The devious plan to screw the 2024 election on Trump’s behalf

The devious plan to screw the 2024 election on Trump’s behalf
Ronald Trump with Russian President Vladimir Putin in 2019, Presidential Press and Information Office

Russia and Saudi Arabia — or, more specifically, Putin and MBS — are desperate for Donald Trump or another autocrat like him to take the White House in 2024. America’s largest fossil fuel company executives share their goal, as we saw in the run-up to the 2022 election when gas prices topped $5/gallon.

Putin, of course, wants a compliant American president who will look the other way as he continues his attempted rape of Ukraine, his infiltration of Moldova and Georgia, and his plans to take Poland and the Baltic states back into the Russian empire. Like with Hungary’s Viktor Orbán, he’s eager to have more allies willing to help him make the world safer for billionaire autocrats.

Mohammad Bin Salman was so pleased with the top-secret intelligence that Jared Kushner is alleged to have given him — that let him stage a successful coup to take over Saudi Arabia and its trillions in wealth — that he gave the Trump family billions and continues to subsidize Donald Trump himself by laundering what appears to be hundreds of millions of dollars through the LIV golf tournaments at Trump properties.

The Trump administration was also fine with MBS brutally murdering and dismembering Washington Post columnist Jamal Khashoggi and turned a blind eye to Saudi human rights abuses while Trump himself went around US law to sell them advanced weaponry under a phony pretext, a situation MBS would very much like back.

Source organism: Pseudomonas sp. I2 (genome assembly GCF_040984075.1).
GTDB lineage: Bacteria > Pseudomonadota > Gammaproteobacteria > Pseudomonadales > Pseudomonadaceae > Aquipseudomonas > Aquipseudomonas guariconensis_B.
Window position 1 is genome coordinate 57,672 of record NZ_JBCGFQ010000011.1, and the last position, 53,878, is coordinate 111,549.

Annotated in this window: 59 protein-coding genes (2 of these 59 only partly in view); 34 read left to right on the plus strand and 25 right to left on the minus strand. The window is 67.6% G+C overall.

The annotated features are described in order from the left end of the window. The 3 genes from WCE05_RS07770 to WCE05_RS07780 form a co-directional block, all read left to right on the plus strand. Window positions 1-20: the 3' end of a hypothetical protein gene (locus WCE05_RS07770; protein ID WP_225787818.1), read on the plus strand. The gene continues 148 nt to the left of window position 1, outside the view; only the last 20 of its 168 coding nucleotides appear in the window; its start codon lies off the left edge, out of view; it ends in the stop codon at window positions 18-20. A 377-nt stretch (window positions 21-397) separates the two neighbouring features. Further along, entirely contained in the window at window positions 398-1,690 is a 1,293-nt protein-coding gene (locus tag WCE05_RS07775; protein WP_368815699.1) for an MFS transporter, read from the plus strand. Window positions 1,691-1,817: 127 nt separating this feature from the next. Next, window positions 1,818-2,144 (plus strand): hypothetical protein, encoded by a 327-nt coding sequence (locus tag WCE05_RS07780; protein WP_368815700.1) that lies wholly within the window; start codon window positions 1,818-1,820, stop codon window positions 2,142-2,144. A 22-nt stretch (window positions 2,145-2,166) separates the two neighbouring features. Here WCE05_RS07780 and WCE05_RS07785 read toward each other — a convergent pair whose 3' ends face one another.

Between the two of them, Saudi Arabia and Russia have a huge influence over the worldwide price of oil. And that price, as we saw leading up to the 2022 midterm elections, can damage a Democratic administration.

And there’s every reason to believe they’re planning to do the same in 2024, unless the Biden administration acts now.

Back in 1973 — the last time a foreign country used oil to damage America while the US fossil fuel industry exploited the crisis to make record profits — President Nixon figured out a way to solve the problem: he made it illegal (there were a few loopholes) to export oil produced in the US.

In 2015, however, in response to a 2-year intense lobbying campaign and big bucks, President Obama signed off on a bipartisan effort to blow up that solution, handing a trillion-dollar bonanza to US oil companies and more tightly tying US oil prices to world prices.

President Obama had noted the milestone (we imported 60 percent of our oil as recently as 2005 when President Bush complained that the US was “addicted to foreign oil”) at a 2013 news conference, saying:

“This year, for the first time in a very long time, we're producing more oil than we’re importing. So we’ve got a lot of good things going for us.”

As The Washington Post noted at the time:

“Led by a handful of oil and energy companies — Hess Corp., Devon Energy, ConocoPhillips, Marathon, and Continental Resources — and the American Petroleum Institute (API), the campaign generated hundreds of thousands of dollars in lobbying fees for K Street strategists.

“The companies, API and their allied lobbying coalition enlisted the help of at least 11 lobby and consulting firms in Washington to sell their message to Capitol Hill, the media, and the public.”

Back when the Nixon administration criminalized oil exports, the US still had to import oil: we’d been using more than we produced since 1952.